Inclusion of Upstream Turbulent Inflow Statistics to Numerically Acquire Proper Fan Noise Characteristics

Paper #:
  • 2016-01-1811

Published:
  • 2016-06-15
DOI:
  • 10.4271/2016-01-1811
Citation:
Rynell, A., Efraimsson, G., Chevalier, M., and Abom, M., "Inclusion of Upstream Turbulent Inflow Statistics to Numerically Acquire Proper Fan Noise Characteristics," SAE Technical Paper 2016-01-1811, 2016, doi:10.4271/2016-01-1811.
Pages:
8
Abstract:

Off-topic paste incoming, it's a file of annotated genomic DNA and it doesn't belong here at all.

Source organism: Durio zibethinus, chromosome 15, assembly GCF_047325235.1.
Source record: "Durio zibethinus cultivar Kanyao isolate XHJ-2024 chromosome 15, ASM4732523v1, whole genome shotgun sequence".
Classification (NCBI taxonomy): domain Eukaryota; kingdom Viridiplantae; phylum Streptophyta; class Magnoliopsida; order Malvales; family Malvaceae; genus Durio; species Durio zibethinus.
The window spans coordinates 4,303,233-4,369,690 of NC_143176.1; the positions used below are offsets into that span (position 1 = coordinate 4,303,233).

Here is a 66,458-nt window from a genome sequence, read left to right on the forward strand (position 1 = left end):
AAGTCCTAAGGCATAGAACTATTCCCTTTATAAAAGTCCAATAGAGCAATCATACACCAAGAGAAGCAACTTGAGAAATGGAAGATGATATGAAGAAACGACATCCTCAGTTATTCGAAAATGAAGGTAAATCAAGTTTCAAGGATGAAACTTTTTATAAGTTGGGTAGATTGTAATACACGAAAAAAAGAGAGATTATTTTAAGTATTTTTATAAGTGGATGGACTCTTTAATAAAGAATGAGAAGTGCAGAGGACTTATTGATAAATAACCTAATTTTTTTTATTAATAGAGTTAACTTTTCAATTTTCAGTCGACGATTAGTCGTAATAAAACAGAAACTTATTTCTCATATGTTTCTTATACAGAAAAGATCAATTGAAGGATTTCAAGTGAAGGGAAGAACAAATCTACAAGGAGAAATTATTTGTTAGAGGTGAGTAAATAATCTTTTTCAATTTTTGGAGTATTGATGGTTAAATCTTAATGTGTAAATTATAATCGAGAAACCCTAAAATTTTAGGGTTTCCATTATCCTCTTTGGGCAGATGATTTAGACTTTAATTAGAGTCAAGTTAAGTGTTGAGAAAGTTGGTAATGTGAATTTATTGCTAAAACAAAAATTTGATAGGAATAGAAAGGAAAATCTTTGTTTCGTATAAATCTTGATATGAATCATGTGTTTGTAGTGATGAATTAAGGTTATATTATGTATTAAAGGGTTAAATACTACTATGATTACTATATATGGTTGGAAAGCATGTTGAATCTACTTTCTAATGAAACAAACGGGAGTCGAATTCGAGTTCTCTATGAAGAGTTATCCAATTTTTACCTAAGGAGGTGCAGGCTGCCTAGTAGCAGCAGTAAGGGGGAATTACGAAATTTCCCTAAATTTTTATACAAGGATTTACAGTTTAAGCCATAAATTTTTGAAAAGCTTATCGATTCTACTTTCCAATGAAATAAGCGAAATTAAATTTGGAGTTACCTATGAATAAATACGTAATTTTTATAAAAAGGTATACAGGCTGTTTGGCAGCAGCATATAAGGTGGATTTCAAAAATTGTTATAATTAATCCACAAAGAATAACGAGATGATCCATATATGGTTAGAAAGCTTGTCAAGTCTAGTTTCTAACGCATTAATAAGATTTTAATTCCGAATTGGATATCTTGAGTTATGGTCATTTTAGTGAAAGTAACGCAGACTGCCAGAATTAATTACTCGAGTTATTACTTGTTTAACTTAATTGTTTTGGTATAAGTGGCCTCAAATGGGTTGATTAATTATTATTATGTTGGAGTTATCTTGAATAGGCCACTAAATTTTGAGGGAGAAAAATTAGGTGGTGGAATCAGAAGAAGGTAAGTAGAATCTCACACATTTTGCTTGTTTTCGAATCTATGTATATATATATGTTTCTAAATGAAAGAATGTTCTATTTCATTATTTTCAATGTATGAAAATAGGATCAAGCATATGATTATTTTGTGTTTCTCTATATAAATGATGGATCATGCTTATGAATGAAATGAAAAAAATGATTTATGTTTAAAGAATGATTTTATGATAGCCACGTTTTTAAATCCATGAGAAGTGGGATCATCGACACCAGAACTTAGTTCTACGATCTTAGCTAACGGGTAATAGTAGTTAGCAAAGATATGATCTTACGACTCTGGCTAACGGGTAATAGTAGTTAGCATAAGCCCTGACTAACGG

To obtain realistic noise characteristics from CAA studies of subsonic fans, it is important to prescribe properly constructed turbulent inflow statistics. This is frequently omitted; instead it is assumed that the stochastic characteristics of turbulence, absent at the initial stage, progressively develops as the rotor inflicts the flow field over time and hence that the sound generating mechanism governed by surface pressure fluctuations are asymptotically accounted for. That assumption violates the actual interplay taking place between an ingested flow field and the surface pressure fluctuations exerted by the blades producing noise. The aim of the present study is to examine the coupling effect between synthetically ingested turbulence to sound produced from a subsonic ducted fan. The steady state inflow parameters are mapped from a precursor RANS simulation onto the inflow boundaries of a reduced domain to limit the computational cost. The flow field is resolved utilizing IDDES for turbulence handling and the computational domains are configured for both a single blade and a circumferential complete five bladed fan. The results clearly reveal the limitations of restricting the computational analysis to a single blade. Additionally, a separate investigation of the upstream inlet section shows that the deterministic flow structures generated at the inlet plane are self-sustained within the inlet section. The outcome stresses the importance of incorporating correlated inflow statistics for turbomachinery noise studies. Moreover, the acoustic analogy formulated by Ffowcs -Williams and Hawkings is employed to study the low frequency spectral distribution. Previously conducted measurements are used for validation of both the flow field statistics and the far-field sound field.
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